Competition Law and Economic Inequality (Hart Studies in Competition Law)

Editat de Jan Broulík, Katalin Cseres
Notă GoodReads:
en Limba Engleză Hardback – 15 Dec 2022
The gap between the rich and poor is widening across the globe. This book explores whether this major societal challenge of our time can be addressed by the means of competition law.The primary goal of today's competition law is to ensure that market power does not lead to an inefficient production of goods and services. Nevertheless, even such efficiency-oriented curbing of market power may arguably contribute to the reduction of differences in how much people own and earn. Furthermore, many competition law regimes do take into account distributive considerations too.The chapters investigate the relationship between competition law and economic (in)equality from philosophical, historical, and economic perspectives. Their inquiries concern the conceptual foundations of competition law and doctrinal frameworks of individual jurisdictions, as well as specific problems and markets. As such, the book provides a novel and comprehensive overview of whether and how competition law can contribute to more equality in both developed and developing countries.The book is a must-read for researchers, public officials, judges, and practitioners within the competition law community. It will also appeal to anyone more broadly interested in issues of inequality and economic policy.
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ISBN-13: 9781509959235
ISBN-10: 1509959238
Pagini: 384
Dimensiuni: 156 x 234 mm
Greutate: 0.7 kg
Editura: Bloomsbury Publishing
Colecția Hart Publishing
Seria Hart Studies in Competition Law

Locul publicării: London, United Kingdom


Considers the relationship between competition law and economic inequality from perspectives informed by law and economics, history, and philosophy

Notă biografică

Jan Broulík is Assistant Professor and Katalin Cseres is Associate Professor, both at the Faculty of Law, University of Amsterdam, the Netherlands.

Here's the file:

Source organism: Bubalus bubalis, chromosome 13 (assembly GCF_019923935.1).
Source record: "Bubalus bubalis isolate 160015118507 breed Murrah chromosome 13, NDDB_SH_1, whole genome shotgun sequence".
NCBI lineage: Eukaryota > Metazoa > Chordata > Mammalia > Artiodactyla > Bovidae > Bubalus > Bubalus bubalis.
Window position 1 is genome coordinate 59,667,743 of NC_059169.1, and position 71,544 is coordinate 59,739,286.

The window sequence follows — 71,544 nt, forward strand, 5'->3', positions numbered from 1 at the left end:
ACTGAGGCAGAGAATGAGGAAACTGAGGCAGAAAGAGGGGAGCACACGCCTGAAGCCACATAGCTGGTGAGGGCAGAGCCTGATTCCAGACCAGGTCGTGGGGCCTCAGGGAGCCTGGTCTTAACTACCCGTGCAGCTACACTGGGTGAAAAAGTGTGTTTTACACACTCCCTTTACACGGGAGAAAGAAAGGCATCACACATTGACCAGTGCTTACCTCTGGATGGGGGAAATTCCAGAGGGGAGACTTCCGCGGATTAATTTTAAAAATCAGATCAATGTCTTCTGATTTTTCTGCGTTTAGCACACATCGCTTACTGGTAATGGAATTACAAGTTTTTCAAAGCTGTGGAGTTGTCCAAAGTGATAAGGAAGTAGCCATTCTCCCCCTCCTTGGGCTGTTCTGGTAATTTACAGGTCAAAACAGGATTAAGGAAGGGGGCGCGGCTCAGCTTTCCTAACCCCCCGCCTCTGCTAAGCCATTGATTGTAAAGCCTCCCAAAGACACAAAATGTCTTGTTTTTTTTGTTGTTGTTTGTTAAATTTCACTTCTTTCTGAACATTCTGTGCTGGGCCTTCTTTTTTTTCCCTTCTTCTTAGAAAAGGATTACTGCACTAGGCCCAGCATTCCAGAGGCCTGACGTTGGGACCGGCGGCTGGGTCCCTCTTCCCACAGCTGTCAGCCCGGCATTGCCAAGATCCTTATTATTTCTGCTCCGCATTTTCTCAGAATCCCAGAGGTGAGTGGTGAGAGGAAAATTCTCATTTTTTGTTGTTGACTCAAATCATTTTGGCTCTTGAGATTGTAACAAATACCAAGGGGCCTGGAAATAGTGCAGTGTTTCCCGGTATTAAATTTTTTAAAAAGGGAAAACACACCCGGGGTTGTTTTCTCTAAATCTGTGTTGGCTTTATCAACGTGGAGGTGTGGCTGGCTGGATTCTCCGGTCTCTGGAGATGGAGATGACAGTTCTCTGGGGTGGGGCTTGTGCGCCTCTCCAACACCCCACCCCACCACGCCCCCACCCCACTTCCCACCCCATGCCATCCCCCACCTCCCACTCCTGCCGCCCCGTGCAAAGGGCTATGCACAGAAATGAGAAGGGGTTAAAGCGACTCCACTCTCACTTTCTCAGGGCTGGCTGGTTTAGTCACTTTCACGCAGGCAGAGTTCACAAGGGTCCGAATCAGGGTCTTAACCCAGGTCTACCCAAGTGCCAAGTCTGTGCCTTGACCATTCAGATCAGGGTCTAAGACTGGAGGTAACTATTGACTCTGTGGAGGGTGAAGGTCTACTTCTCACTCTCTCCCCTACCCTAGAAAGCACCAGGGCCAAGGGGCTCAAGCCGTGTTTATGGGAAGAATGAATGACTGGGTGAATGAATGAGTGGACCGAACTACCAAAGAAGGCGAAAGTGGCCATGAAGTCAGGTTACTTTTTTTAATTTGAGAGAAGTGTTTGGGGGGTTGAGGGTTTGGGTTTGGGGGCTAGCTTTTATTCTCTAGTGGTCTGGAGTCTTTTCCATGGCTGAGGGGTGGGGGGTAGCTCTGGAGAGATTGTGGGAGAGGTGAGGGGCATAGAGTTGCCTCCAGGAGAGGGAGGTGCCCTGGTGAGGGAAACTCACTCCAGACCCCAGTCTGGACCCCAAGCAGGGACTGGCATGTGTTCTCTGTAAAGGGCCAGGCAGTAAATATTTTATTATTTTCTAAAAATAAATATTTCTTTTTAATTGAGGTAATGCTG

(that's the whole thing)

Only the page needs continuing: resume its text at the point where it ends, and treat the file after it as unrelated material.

Introduction: Economic Inequality, Competition and LawJan Broulík and Katalin Cseres (both University of Amsterdam, the Netherlands)Part I: Conceptual and Empirical Foundations1. Competition and Equality: A Republican AccountElias Deutscher (University of East Anglia, UK)2. Competition, Concentration, and Inequality through the Lens of the Theory of Reflexive ModernisationJuliane Mendelsohn (Ilmenau University of Technology, Germany)3. A Cross-Country Analysis of the Relationship between Competition Law and Economic InequalityAmit Zac (ETH Zurich, Switzerland; University of Oxford, UK), Carola Casti (Norwegian Agency for Development Cooperation), Christopher Decker (University of Oxford, UK) and Ariel Ezrachi (University of Oxford, UK)Part II: Economic Inequality in Doctrines of Individual Jurisdictions4. Antitrust and Inequality: The History of (In)equality in Competition Law and Its Guide to the FutureEleanor M Fox and Philipp Baschenhof (both New York University, USA)5. Economic Inequality and Abuse of Dominance in EU Competition LawKonstantinos V Sidiropoulos (Zepos and Yannopoulos, Greece; European Law and Governance School, Greece)6. Exploring Legal and Policy Options to Address the Competition-Inequality Nexus: The Case of South AfricaFiroz Cachalia and Alex Beyleveld (both University of the Witwatersrand, South Africa)7. How Concerns of Economic Inequality and Poverty Are Reflected in Efficiency-Based Competition Laws: A Developing Country PerspectiveBarbara Dufková (Charles University, Czech Republic)Part III: Specific Problems and Markets8. Network Externalities, Income Inequality and the Role of Competition LawMitja Kovac (University of Ljubljana, Slovenia) and Elisabeth Wielinger (Schima Mayer Starlinger Attorneys-at-Law, Vienna, Austria)9. Competition Law, Inequalities and Healthcare: Insights from EU and National FrameworksMary Guy (Lancaster University, UK)10. Foregrounding Distributive Justice in European Labour AntitrustPascal McDougall (University of Ottawa, Canada)